“Marshall plays fast, and that’s the first time we’ve seen anything like that,” Byrne said. “We worked hard to make some adjustments. We’re just not at that pace. ...They pass the ball, and they serve well. Volleyball is a serve and pass game, and they do it outstanding.”
Unofficial stats had sophomore Hadley Thul leading Alexandria with 10 kills. Junior Maddi Buysse added 6, sophomore Addie Rossum chipped in 5, and senior Charlotte Lempka had 4 kills. Senior setter Kiya Issendorf dished out 20 assists.
“We just want to be able at some point in our program be able to play at that level,” Byrne said of what her team takes from playing Marshall. “We need to play against it, we need to see what that is. That’s the start to being a little stronger program from top to bottom.”
Alexandria has yet to fall to a Section 8-3A opponent this season. Their three losses are to non-section teams in Class 4A’s Sartell (8-2), along with Willmar (7-2) and Marshall. Both Willmar and Marshall play out of Section 2-3A.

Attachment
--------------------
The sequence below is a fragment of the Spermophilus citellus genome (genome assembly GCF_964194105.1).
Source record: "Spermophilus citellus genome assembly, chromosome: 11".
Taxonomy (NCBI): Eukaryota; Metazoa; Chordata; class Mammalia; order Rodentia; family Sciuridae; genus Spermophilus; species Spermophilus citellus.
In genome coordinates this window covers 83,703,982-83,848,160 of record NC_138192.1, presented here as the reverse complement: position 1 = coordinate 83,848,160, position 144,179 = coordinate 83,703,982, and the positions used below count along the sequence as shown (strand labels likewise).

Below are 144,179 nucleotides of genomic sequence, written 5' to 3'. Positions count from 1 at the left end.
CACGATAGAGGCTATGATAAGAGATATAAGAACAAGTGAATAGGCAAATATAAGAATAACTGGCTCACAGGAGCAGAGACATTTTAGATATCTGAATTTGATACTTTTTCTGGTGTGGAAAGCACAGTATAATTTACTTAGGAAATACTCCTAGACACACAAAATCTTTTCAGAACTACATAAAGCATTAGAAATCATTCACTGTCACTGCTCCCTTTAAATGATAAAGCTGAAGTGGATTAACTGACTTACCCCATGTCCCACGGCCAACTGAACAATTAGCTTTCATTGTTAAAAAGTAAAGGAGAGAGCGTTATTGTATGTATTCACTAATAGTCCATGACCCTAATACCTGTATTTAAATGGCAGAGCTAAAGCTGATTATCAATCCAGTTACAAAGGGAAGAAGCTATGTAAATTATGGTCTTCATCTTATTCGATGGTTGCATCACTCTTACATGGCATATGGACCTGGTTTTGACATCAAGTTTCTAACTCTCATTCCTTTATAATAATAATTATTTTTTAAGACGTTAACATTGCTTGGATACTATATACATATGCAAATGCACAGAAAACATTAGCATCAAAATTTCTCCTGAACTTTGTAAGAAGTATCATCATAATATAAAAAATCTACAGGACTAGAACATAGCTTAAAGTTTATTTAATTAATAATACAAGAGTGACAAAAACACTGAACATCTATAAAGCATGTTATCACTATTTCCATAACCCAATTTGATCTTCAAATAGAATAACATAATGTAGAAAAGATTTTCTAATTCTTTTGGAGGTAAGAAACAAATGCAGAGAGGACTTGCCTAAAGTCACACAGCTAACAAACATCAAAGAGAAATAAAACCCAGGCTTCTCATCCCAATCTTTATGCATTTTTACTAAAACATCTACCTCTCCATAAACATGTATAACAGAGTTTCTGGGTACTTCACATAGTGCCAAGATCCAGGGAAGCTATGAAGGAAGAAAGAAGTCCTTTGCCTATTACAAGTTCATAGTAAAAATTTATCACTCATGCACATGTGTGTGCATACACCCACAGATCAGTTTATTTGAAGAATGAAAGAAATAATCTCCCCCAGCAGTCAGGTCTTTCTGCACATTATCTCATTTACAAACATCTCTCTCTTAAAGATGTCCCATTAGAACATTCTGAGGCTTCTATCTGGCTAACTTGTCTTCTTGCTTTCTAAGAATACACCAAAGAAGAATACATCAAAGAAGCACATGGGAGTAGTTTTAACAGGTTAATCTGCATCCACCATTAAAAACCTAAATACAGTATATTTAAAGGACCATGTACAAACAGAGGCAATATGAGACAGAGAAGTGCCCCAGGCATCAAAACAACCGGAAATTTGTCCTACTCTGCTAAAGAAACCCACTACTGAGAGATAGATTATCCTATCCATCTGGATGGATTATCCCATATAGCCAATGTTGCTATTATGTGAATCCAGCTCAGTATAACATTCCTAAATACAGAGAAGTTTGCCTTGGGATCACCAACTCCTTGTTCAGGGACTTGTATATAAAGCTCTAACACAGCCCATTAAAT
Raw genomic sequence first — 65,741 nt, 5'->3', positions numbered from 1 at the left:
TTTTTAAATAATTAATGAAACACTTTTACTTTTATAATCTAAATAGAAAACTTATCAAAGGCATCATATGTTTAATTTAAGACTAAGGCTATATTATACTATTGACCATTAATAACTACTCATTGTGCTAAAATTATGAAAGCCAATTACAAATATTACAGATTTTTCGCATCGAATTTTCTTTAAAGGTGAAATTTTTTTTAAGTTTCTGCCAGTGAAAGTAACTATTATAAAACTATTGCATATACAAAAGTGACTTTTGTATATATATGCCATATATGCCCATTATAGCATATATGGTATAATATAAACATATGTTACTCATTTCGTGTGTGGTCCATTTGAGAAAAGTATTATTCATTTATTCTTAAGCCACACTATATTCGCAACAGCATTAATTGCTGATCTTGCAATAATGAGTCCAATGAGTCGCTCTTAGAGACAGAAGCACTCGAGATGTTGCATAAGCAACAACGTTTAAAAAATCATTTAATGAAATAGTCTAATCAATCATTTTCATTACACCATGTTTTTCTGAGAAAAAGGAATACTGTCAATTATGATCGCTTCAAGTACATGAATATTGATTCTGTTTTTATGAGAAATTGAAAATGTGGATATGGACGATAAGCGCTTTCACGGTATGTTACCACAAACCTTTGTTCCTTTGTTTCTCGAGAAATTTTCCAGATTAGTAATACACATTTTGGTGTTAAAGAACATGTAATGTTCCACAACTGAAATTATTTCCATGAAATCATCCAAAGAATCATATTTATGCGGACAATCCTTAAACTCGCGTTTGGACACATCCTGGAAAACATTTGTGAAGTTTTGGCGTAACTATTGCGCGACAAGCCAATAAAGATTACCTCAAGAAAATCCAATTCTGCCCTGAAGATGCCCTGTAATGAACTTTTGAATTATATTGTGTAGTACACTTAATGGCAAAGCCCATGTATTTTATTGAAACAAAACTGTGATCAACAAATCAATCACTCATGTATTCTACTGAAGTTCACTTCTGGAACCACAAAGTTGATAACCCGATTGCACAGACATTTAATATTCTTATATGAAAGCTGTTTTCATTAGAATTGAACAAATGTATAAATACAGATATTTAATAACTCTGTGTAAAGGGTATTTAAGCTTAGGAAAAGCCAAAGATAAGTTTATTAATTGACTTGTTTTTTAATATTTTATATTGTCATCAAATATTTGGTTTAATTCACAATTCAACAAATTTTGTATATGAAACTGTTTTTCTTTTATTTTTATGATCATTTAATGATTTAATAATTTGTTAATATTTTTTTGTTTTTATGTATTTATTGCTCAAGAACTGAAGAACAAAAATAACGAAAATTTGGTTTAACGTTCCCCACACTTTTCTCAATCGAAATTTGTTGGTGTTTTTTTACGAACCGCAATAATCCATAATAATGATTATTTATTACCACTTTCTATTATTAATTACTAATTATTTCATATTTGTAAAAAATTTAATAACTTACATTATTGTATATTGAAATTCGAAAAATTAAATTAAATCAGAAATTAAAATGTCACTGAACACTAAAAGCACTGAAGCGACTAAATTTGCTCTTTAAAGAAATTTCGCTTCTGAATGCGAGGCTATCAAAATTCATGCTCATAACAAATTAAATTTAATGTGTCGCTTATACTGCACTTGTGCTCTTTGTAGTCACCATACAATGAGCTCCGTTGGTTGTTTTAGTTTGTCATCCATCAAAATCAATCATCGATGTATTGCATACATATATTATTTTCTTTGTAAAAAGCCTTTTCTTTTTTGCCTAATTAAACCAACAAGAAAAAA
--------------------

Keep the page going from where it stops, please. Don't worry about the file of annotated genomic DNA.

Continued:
“We’re playing a lot of sophomores, so we’re very young,” Byrne said. “Each match, we gain more experience, and it’s really starting to show. That’s what’s going to get us to reach our goals at the end of the season.”
Detroit Lakes (4-0) and Rocori (5-2) are a couple of teams off to good starts in Alexandria’s Section 8-3A field. Byrne’s confidence has not wavered in her team’s ability to be right there as one of the top teams in the section by season’s end.
“We’re playing some good volleyball. We’ve just had some top teams in the state, but that’s what we want in our schedule,” Byrne said. “We need it to be tough if we want to see ourselves there. If we don’t play that, we’re not going to be able to get to that type of tempo on offense. It’s great experience for us, so not disappointed whatsoever in playing teams like that. It just took us too long to really believe in ourselves.”